Introduction: Making an Armature for a Clay Sculpture

About: I'm a sculptor from Brooklyn, NY. I have produced prototypes for statues and action-figures for 20 years for companies like Marvel, DC and others. I split my time between commercial art, personal art and tea…

Here is a list of tools and supplies you will need,

  • Armature wire (Aluminum wire 1/8 and 1/16 gauge wire)
  • 2 part epoxy putty (JB Weld or Loctite Brand)
  • Wire Clippers (Dykes)
  • Pliers (regular or needle nose)
  • Nuts and Bolts (10-32x1 / M4.8x25.4) or any size smaller than the .25" drill hole, length should be .75" or shorter
  • Washers SAE #10
  • Drill gun
  • 1/4" drill bit and 1/2" Forstner bit
  • Ruler (24")
  • Aluminum foil
  • Wooden base (atleast 6"x6"x.5")
  • Paper and Pencil (paper size I used was 13"x19")

Clay is optional as this tutorial will end at the Armature stage, part 2 will be the clay process.

Step 1: Drawing Your Figure Reference

Measure on the paper 16" long. Draw out a figure within the 16" height. This part is optional, you can print out a drawing from an internet search or use a photograph of a person. It's important to have some kind of reference available as we will be checking our armature proportions against the reference at various stages of construction. No need to have the full figure drawn out, half will do.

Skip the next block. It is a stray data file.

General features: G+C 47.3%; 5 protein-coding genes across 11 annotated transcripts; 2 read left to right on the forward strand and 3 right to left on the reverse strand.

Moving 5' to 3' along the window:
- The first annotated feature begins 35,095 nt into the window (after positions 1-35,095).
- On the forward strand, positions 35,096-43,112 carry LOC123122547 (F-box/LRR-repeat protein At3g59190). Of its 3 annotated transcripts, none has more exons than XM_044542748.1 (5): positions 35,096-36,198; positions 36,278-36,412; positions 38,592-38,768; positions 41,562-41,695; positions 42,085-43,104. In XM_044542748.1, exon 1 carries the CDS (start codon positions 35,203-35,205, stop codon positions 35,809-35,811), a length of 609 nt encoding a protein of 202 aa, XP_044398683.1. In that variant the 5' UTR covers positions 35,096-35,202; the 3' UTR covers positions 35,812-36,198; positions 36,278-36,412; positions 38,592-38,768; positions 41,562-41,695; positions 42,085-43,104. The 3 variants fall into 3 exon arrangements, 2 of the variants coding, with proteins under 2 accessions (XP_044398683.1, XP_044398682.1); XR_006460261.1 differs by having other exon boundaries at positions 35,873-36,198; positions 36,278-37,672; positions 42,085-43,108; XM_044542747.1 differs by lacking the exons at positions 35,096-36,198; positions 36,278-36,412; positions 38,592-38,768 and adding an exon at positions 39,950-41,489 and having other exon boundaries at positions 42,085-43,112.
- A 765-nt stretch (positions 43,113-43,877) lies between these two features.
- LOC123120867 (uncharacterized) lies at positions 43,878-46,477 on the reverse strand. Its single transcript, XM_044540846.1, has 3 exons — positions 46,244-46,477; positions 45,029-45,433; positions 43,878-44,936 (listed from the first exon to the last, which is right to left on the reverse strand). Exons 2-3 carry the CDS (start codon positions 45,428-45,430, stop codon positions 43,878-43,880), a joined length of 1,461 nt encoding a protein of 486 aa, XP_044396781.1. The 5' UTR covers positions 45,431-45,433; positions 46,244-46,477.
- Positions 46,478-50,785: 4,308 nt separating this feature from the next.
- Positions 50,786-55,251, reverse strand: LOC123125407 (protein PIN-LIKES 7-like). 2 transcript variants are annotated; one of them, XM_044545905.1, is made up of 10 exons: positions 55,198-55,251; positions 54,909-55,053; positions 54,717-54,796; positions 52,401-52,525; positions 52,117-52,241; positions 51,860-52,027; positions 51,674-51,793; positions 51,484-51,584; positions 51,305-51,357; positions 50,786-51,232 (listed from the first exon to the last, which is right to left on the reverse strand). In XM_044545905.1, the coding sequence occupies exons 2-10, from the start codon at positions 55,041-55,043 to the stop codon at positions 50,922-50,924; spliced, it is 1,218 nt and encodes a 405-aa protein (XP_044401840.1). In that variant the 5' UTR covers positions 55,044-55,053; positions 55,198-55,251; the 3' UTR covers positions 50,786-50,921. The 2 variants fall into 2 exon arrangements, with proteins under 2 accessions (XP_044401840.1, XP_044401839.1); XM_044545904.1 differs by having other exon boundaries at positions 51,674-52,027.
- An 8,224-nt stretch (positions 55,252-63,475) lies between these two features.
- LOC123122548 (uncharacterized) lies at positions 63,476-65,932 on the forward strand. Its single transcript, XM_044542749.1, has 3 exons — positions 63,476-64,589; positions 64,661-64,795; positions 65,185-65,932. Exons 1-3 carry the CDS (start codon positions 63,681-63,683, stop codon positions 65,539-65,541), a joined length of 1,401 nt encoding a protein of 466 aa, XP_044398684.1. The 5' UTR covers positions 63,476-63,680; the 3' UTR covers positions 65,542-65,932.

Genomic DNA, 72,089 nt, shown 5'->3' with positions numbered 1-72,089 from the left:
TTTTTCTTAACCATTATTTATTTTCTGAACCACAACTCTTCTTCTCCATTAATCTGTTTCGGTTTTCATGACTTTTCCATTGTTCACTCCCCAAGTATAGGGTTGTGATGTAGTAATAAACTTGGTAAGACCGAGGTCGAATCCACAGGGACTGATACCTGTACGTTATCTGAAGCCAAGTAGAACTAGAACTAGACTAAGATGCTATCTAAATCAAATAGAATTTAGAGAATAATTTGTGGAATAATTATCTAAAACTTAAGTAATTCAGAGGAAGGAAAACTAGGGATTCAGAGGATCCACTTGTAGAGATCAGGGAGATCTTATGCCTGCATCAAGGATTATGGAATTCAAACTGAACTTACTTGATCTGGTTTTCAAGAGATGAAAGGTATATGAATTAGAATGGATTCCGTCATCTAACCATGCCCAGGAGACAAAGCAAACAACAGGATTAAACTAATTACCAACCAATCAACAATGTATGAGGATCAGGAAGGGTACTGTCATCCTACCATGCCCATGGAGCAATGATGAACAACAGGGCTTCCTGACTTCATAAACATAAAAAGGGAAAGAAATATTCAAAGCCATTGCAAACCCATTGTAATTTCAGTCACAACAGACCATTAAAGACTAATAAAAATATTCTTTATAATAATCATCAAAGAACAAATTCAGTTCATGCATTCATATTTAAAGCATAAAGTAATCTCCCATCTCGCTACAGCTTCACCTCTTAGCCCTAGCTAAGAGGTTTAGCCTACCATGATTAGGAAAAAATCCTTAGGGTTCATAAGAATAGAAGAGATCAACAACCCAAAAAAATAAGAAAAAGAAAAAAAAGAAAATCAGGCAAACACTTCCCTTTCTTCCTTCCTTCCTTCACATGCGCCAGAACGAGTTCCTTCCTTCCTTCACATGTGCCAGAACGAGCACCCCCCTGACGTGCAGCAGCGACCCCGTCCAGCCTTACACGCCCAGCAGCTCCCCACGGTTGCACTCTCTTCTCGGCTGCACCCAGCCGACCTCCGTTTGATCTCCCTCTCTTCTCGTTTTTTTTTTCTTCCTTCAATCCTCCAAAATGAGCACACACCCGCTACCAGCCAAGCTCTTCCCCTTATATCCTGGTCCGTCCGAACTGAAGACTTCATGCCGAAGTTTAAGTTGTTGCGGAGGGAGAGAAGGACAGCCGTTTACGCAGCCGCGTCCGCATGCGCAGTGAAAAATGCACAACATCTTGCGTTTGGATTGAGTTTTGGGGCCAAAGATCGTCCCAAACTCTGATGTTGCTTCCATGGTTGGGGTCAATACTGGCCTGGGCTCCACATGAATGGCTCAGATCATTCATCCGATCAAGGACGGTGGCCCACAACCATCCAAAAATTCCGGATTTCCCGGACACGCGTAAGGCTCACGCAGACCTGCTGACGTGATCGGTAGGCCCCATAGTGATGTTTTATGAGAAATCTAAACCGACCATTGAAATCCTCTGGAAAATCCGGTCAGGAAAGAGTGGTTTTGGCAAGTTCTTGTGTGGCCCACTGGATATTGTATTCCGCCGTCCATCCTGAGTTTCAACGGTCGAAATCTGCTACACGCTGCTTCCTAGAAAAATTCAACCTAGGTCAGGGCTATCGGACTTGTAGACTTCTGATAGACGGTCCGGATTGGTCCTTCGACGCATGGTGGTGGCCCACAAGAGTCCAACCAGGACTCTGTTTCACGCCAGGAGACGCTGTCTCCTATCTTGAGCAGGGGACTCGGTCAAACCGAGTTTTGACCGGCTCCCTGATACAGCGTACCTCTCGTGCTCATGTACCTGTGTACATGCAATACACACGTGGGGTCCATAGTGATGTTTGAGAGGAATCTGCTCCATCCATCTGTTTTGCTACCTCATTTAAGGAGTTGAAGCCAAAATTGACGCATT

Step 2: Building the Legs of the Armature

Measure out a length of 24", then fold it over for another 24" length, or simply measure out 48" and fold it over. Put the first wire aside and make another as we will need two of these wires for the legs.

Step 3: Twisting the Wire Legs

Make a nice loop at the folded end of the wire, make sure your loop is big enough for the bolt to pass through, but not too big that head of the bolt will go through as well. I like to keep it nice and round, try not to use the pliers as the wire will get crimped, this will weaken the wire. Once you have a nice loop, gently hold the loop with the pliers (not too tight to avoid crimping) then use your other hand to twist the wire up to about 10". twisting the wire is harder than it looks and it takes practice, the more of an even twist the stronger the armature. Do this for both pieces of wire.

Step 4: Making a Foot and Hip

With your pliers grab the loop end of the wire and bend it 45 degrees, this will act as the foot and is how you will bolt the armature to the base. Once you have feet on both wires, grab about an 1" of the wrapped end and bend on side to the right and the other to the left. This bend will create a hip so that the legs are slightly spread apart, the width adjustment can come later when we pose the armature. Straighten the extra wire lengths on both pieces and prepare to join them.

Step 5: Joining the Wire Legs

This part can be a little tricky, but if executed correctly you can create a nice strong tie that may not even need the 2 part epoxy putty. Push both leg sections together and bend a wire from the opposite side to create a loop under the hip and over the 2 extra wires. Don't get frustrated, if you don't have a nice strong tie, take it apart, straighten the wire and do it again. If it's nice and tight, go ahead and wrap the 2 extra wires up as the spine.